I often get comments on my posts that are questions or pleas for help. I received on yesterday on the subject of comp time. As a result, I decided to republish this post from the past to explain how a private sector employer must handle employees who work overtime.
One area of the Fair Labor Standards Act that I get asked about often is “compensatory time.” This is the desire to pay an employee for overtime by giving them time off the following week, or month or quarter. The person asking the question says that the “employee preferred to have the extra time off.” That sounds like a good deal for all concerned, doesn’t it? Less cash the company has to pay out and the more time for the employee. The problem is it does not work that way.
Limited use of comp time
According to the U.S. Department of Labor “The use of comp time instead of overtime is limited by Section 7(o) of the FLSA to a public agency that is a state, a political subdivision of a state, or an interstate governmental agency.” Thus a private sector company CANNOT compensate a non-exempt employee by the use of comp time.
The Fair Labor Standards Act (FLSA) requires that covered, nonexempt employees in the United States be paid at least the federal minimum wage for each hour worked and receive overtime pay at one and one-half times the employee’s regular rate of pay for all hours worked over 40 in a workweek. FLSA overtime pay is due on the regular pay day for the period in which the overtime was worked. The overtime pay requirement may not be waived by agreement between the employer and the employee. The overtime pay requirement cannot be met through the use of compensatory time off (comp time) except under special circumstances applicable only to state and local government employees.
I highlighted three areas that are important to understand. First is “covered, non-exempt” employees. If you have employees who perform work for which they are compensated on an hourly basis they are “covered, non-exempt” employees. However, you may also have people that you pay a salary to. If they are non-exempt, as defined by their job description, then they too are “covered, non-exempt” employees. So they have to be paid overtime for hours worked that exceed 40 in a week. Additionally “Averaging of hours over two or more weeks is not permitted. Normally, overtime pay earned in a particular workweek must be paid on the regular payday for the pay period in which the wages were earned.”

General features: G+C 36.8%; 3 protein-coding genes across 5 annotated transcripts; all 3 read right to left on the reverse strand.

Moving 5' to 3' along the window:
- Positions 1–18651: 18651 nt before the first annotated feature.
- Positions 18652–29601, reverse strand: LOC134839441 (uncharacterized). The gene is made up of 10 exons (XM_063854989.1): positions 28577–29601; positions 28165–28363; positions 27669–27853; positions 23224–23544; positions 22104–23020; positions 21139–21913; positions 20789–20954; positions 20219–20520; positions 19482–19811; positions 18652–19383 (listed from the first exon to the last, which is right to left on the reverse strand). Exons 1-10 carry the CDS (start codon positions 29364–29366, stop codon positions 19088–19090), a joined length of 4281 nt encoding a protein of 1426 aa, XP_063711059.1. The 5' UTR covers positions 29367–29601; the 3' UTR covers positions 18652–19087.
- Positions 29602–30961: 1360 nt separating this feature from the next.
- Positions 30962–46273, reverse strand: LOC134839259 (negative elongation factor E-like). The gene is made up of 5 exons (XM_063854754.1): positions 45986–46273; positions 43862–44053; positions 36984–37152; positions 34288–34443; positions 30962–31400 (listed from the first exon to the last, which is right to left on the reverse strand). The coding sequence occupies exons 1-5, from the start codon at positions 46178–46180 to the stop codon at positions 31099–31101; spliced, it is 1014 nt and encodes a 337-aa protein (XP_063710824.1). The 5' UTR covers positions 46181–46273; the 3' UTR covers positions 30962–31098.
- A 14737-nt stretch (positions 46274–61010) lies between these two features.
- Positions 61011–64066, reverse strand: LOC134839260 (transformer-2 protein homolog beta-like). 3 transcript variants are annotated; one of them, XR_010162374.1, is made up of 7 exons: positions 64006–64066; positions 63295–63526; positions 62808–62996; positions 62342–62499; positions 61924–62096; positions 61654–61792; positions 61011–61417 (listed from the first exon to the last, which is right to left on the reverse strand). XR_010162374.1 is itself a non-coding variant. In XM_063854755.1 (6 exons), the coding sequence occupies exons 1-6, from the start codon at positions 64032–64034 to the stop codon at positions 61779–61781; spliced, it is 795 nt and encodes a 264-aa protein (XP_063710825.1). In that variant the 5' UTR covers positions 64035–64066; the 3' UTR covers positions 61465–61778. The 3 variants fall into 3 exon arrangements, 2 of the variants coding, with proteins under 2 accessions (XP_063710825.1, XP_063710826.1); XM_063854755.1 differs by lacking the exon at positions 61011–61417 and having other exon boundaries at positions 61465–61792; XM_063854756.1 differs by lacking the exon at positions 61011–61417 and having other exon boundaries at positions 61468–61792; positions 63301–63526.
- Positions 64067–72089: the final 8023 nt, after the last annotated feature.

Cannot delay overtime payment
“Due on the regular payday” means you cannot delay the overtime earned in a single workweek. “May not be waived by agreement between the employer and the employee.” This means you cannot get the employee to waive their rights to overtime, even if they asked for it. So scratch that option.
After I have delivered this news, the next question I get is “What about supervisors?” Supervisors do not meet the standard of being “covered, non-exempt” employees (assuming they do meet the standards of the executive exemption). You can give the comp time all day long. Assume you have a period of time that everyone is working hard and long hours. Non-exempt employees get extra money for that. Supervisors don’t. Although you could pay the supervisors a bonus, you could also give them time-off as “compensation” for working so hard. There is no prohibition against that. Just remember just because you do it for supervisors does not mean you can do it for other employees.
So, let’s sum this up:
- You cannot average work weeks to level out hours worked
- You have to pay for hours worked that exceed 40 in a week
- This is based on status as a “covered, non-exempt” employee
- You CANNOT SUBSTITUTE time-off for earned overtime, even if the employee asks you to.
Of course, this does not apply if you are in the public sector or in a state that has regulations that are more friendly to the employee, such as California, which requires that overtime be paid for hours exceeding 8 in a day. But even there you cannot use comp time.